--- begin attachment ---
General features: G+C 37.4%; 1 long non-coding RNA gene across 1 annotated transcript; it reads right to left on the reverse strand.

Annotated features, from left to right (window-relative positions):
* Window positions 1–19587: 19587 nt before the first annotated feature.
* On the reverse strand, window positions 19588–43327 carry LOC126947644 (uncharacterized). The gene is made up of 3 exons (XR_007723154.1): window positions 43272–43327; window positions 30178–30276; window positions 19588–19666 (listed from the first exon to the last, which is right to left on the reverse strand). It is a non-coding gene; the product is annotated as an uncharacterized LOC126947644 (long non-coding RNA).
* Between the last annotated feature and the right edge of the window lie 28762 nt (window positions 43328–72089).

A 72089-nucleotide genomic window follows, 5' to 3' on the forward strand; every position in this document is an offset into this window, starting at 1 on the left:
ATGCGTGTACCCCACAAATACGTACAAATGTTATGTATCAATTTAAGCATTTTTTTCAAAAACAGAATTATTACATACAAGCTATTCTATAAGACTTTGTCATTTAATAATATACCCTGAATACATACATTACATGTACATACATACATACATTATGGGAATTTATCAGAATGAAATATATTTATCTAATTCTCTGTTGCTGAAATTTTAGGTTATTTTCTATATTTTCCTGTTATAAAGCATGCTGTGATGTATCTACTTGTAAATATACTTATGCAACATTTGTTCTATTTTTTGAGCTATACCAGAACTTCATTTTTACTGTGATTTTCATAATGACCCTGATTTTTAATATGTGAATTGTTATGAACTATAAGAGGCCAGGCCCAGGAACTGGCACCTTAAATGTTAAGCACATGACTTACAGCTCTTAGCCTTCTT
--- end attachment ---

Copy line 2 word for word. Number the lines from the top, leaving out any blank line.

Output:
Annotated features, from left to right (window-relative positions):